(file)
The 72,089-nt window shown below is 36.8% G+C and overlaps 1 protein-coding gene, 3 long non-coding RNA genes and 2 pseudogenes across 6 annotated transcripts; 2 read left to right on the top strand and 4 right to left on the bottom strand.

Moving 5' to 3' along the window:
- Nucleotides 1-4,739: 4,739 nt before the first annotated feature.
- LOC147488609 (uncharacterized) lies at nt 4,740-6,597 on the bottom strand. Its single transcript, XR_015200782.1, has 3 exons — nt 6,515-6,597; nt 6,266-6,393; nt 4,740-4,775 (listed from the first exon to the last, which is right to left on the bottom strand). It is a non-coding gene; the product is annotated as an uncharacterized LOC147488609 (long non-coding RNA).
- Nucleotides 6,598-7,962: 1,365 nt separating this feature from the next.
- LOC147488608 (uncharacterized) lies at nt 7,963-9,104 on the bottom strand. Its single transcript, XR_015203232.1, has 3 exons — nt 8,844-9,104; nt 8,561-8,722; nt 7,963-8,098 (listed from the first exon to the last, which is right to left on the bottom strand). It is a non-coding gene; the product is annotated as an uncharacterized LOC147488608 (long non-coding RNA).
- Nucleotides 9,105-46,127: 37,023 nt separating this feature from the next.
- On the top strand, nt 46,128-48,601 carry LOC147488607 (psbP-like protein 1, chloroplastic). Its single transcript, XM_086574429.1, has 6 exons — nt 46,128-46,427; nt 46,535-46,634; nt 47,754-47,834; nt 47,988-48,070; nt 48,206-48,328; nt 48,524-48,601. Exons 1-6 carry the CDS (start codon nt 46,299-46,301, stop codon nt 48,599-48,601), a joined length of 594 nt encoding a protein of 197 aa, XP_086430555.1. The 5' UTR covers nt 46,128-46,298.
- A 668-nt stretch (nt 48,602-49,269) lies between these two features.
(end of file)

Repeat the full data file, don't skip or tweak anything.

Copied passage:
The 72,089-nt window shown below is 36.8% G+C and overlaps 1 protein-coding gene, 3 long non-coding RNA genes and 2 pseudogenes across 6 annotated transcripts; 2 read left to right on the top strand and 4 right to left on the bottom strand.

Moving 5' to 3' along the window:
- Nucleotides 1-4,739: 4,739 nt before the first annotated feature.
- LOC147488609 (uncharacterized) lies at nt 4,740-6,597 on the bottom strand. Its single transcript, XR_015200782.1, has 3 exons — nt 6,515-6,597; nt 6,266-6,393; nt 4,740-4,775 (listed from the first exon to the last, which is right to left on the bottom strand). It is a non-coding gene; the product is annotated as an uncharacterized LOC147488609 (long non-coding RNA).
- Nucleotides 6,598-7,962: 1,365 nt separating this feature from the next.
- LOC147488608 (uncharacterized) lies at nt 7,963-9,104 on the bottom strand. Its single transcript, XR_015203232.1, has 3 exons — nt 8,844-9,104; nt 8,561-8,722; nt 7,963-8,098 (listed from the first exon to the last, which is right to left on the bottom strand). It is a non-coding gene; the product is annotated as an uncharacterized LOC147488608 (long non-coding RNA).
- Nucleotides 9,105-46,127: 37,023 nt separating this feature from the next.
- On the top strand, nt 46,128-48,601 carry LOC147488607 (psbP-like protein 1, chloroplastic). Its single transcript, XM_086574429.1, has 6 exons — nt 46,128-46,427; nt 46,535-46,634; nt 47,754-47,834; nt 47,988-48,070; nt 48,206-48,328; nt 48,524-48,601. Exons 1-6 carry the CDS (start codon nt 46,299-46,301, stop codon nt 48,599-48,601), a joined length of 594 nt encoding a protein of 197 aa, XP_086430555.1. The 5' UTR covers nt 46,128-46,298.
- A 668-nt stretch (nt 48,602-49,269) lies between these two features.